I honestly can’t judge this book on its technical merits because I was too into the story to care enough to pay attention to them. First, I’m a sucker for fantasy books set in the modern world. Second, I have always loved mythology and the very idea of the truth behind the myth being revealed is a kind of magic in its own right. Third, if any author is going to write about a teenager in a way that isn’t going to be a knockoff of Harry Potter or Twilight, it is Orson Scott Card, the author of the best book about a kid that doesn’t read like a book about a kid; Ender’s Game.
The Lost Gate is the story of ancient gods made real. The main character, Danny North, is a member of the magical family that gave rise to the ancient gods of the Norse. Odin and Thor still walk the earth, though in very different ways from ancient times. They along with members of other families descended from the various pantheons of gods still constantly war among themselves, but their powers have faded and no longer do ordinary humans worship them as gods and join them as their proxies. These magical families have lost the Gate to their home and source of power, Westil, a gate stolen more than a thousand years ago by a gatemage of the North family, Loki. After Loki stole the gates, all of the families agreed that should any gatemage appear among the families, they would be killed, for they would be far too dangerous. Danny North discovers he is a gatemage and now must flee for his life as he learns to control a power lost in legend that nobody can teach him from experience to control.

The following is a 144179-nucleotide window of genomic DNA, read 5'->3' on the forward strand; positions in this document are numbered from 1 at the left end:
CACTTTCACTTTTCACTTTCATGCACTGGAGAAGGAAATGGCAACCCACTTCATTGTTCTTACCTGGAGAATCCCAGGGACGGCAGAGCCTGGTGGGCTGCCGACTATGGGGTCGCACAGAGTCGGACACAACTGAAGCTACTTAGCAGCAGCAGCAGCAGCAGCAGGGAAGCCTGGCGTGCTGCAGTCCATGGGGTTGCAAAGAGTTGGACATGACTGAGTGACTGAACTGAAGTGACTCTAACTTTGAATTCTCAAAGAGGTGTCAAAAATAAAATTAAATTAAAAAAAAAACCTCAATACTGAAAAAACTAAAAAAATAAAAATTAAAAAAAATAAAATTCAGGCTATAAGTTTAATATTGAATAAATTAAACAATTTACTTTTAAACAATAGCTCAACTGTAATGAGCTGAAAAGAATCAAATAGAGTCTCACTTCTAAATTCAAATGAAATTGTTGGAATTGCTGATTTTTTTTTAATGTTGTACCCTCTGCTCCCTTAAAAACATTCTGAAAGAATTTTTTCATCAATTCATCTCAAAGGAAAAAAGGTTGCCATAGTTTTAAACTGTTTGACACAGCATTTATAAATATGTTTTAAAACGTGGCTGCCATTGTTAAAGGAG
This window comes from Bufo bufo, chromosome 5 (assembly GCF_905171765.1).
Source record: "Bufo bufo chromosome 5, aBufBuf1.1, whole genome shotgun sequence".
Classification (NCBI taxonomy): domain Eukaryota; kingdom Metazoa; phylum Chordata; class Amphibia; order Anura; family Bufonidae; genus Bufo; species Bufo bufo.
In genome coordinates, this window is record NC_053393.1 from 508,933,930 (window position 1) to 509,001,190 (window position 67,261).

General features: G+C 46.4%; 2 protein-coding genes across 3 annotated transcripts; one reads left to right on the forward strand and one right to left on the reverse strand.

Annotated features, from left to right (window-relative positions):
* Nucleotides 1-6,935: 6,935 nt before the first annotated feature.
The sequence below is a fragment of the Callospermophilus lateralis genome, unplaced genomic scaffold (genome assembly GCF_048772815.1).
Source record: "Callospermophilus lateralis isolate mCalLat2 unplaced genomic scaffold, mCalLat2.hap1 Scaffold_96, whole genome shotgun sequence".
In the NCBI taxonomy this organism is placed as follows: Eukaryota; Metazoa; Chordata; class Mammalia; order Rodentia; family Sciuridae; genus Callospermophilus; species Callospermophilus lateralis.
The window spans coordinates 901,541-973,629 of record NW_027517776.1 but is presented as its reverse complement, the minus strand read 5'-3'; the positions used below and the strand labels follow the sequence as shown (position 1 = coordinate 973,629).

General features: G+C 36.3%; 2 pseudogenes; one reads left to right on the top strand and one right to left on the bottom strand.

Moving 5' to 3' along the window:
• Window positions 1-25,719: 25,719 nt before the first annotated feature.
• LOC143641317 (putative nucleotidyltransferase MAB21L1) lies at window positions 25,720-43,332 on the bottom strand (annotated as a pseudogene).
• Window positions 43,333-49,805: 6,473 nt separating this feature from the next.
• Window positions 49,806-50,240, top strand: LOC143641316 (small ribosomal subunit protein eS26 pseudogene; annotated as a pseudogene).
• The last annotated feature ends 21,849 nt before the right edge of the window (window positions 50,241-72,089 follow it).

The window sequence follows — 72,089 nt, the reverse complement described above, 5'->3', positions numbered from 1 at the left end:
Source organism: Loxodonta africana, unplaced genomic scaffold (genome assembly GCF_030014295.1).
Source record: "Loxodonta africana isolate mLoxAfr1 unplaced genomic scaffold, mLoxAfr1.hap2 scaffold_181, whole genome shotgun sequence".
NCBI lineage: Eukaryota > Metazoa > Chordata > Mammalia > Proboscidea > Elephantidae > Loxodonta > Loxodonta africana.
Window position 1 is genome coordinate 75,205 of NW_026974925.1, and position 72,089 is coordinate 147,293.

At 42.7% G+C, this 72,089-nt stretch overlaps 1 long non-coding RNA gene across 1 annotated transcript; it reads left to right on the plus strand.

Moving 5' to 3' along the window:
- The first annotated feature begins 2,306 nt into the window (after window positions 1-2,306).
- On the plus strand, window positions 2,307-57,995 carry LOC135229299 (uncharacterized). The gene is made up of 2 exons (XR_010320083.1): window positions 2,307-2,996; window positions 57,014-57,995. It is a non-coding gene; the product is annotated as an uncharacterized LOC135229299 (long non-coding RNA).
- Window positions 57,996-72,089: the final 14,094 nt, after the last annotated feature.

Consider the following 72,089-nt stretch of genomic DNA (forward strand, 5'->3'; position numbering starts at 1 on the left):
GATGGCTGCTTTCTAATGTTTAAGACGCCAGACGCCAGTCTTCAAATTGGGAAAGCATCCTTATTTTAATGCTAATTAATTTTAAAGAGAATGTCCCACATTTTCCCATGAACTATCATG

Gee, another trilogy to add to my never-shorter antilibrary of books that haven’t even been published yet.
(Authors Note: In linking to Orson Scott Card’s personal website I learned that he suffered a mild stroke on the first of the year. My thoughts are with you and I wish you a speedy recovery sir.)
Book One of The Stormlight Archive